Public-Private Partnerships Create Opportunities To Enhance the Agricultural Research System

The U.S. agricultural research system has a long history of contributing new knowledge and technologies that fuel worldwide improvements in agricultural production, food safety, and nutrition. This system, however, is undergoing fundamental change. Traditional public funding for agricultural research and development (R&D) has stagnated over the past several decades. At the same time, private companies are financing and performing a growing share of overall food and agricultural R&D. As the agricultural research system continues to evolve, one of the most pressing questions is how to leverage public resources and foster innovation.

To address this question, public research institutions have developed strategies for partnering with private firms. A series of legislative initiatives starting in the 1980s, such as the Bayh-Dole Act of 1980 and the Federal Technology Transfer Act of 1986, established legal frameworks that promote and support greater public-private research collaboration and technology transfer. The Bayh-Dole Act made it easier for universities and other performers of federally sponsored research to patent and license their research results. Patenting and licensing facilitates technology transfer when additional development by a private-sector partner is needed to produce a commercial product. The license may provide exclusive rights to market the product as a way of reducing commercial risk to the company. In 2012, USDA had 341 active patent licenses earning over $3.7 million.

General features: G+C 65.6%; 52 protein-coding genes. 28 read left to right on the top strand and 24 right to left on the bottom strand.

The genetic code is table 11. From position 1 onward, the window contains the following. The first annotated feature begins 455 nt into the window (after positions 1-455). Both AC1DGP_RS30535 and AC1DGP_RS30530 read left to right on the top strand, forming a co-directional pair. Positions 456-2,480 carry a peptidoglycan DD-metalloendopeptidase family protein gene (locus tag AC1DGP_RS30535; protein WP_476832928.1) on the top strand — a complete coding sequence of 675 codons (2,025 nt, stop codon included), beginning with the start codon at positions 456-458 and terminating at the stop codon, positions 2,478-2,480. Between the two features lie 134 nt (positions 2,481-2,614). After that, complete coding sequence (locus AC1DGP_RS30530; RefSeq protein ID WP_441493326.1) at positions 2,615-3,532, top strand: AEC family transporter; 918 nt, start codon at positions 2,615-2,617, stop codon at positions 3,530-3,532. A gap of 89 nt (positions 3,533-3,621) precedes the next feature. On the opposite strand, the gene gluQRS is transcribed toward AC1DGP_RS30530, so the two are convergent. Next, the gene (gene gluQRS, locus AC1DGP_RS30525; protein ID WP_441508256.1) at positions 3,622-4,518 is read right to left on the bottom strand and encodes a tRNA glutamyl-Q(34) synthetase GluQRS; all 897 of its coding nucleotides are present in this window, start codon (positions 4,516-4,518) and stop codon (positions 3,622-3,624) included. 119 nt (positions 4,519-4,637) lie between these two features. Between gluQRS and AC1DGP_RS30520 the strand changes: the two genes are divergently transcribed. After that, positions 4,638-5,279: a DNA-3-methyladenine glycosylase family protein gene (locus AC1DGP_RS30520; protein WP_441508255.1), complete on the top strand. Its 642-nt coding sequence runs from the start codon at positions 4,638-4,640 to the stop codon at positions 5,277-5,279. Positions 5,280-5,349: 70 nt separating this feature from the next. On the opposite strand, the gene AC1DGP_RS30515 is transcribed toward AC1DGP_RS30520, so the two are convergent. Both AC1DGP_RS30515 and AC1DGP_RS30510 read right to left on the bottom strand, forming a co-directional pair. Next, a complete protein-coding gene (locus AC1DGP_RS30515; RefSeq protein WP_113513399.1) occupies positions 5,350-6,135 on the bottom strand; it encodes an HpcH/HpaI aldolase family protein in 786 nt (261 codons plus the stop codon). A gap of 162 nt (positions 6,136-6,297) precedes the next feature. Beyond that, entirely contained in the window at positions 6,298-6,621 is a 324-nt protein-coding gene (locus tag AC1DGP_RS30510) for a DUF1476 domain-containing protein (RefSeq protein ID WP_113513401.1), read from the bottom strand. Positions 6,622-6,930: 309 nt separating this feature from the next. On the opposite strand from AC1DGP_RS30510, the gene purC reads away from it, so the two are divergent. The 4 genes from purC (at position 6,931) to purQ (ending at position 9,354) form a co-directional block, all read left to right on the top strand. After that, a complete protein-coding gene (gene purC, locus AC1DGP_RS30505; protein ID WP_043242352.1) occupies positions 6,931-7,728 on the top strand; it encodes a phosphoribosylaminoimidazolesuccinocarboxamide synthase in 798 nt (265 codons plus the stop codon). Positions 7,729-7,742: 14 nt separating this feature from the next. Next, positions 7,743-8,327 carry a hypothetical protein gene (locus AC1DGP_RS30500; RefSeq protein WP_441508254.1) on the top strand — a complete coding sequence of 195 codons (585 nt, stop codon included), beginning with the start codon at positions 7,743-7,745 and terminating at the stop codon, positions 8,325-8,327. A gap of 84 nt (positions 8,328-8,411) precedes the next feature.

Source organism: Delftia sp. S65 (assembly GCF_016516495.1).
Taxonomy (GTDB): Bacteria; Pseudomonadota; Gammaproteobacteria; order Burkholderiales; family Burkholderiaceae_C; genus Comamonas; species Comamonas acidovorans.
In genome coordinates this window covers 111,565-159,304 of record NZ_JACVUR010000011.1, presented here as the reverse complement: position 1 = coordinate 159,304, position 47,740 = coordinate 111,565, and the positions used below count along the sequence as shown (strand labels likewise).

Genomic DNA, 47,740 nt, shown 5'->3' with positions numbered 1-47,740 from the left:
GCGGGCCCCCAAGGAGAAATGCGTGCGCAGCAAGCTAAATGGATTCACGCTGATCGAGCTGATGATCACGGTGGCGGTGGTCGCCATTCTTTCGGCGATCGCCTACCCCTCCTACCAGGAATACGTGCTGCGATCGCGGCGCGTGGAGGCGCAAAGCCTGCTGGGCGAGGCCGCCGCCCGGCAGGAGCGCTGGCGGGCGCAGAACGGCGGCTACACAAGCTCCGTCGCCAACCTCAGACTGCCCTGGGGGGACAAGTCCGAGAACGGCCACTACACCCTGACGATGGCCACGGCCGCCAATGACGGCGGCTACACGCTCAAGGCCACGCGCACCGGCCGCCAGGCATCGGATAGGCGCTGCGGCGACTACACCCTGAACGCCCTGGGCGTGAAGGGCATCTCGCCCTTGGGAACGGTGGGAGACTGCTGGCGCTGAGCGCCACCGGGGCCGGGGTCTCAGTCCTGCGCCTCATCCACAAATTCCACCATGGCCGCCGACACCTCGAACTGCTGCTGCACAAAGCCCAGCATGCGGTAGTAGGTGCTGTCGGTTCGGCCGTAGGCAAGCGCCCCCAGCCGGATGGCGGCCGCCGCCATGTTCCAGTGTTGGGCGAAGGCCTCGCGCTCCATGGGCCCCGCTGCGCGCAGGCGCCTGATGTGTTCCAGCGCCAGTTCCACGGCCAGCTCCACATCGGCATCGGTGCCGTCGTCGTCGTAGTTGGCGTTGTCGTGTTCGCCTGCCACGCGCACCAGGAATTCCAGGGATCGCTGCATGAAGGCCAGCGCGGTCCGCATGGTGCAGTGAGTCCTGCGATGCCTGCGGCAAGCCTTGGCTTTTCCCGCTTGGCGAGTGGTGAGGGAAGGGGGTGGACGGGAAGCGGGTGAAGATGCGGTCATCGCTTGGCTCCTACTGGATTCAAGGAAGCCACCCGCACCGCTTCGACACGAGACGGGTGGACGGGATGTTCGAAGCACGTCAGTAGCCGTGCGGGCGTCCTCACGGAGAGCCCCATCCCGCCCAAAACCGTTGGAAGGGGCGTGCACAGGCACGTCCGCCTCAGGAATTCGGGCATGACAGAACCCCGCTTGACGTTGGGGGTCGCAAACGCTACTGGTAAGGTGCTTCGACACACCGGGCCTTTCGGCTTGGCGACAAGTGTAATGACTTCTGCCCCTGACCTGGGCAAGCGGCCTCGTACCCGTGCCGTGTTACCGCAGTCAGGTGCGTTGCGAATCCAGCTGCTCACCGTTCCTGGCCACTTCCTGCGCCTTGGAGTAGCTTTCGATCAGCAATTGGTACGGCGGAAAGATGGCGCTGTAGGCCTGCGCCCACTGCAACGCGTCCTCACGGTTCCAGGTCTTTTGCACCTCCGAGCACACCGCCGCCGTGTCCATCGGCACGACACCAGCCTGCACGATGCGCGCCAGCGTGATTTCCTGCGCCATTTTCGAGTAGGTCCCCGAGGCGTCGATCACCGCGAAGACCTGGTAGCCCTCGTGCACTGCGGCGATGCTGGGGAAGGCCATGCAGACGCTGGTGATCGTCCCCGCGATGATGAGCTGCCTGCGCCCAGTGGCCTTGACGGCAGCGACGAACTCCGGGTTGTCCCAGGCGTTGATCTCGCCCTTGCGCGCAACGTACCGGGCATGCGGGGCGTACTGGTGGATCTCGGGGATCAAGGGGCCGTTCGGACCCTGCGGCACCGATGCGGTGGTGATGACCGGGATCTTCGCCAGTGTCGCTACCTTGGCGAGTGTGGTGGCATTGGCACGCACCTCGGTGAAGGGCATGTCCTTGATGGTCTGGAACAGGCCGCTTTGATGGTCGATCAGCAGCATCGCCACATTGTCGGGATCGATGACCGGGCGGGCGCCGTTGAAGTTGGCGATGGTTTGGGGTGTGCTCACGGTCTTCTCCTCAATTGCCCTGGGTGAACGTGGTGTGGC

When the nature of R&D requires closer interaction, Federal laboratories can enter into partnerships using Cooperative Research and Development Agreements (CRADAs) created by the Federal Technology Transfer Act. CRADAs are flexible contracts that can be used to transfer technologies or advance research while protecting proprietary information and the assignment of intellectual property rights. Partnerships can include for-profit companies, not-for-profit organizations, State or local governments, and other Federal agencies. USDA’s CRADA program has been operating longer and has had more agreements per appropriated dollar than similar programs operated by any other Federal agency.

While partnerships enable private companies to develop new food and agricultural products at lower costs by leveraging a strong public science base, these arrangements could also divert public research away from its central mission. Further analysis is necessary before the full value of public-private partnerships can be assessed, but anecdotal evidence and case studies suggest such partnerships can stimulate agricultural innovation and help offset inflation-adjusted cuts in public support for agricultural R&D.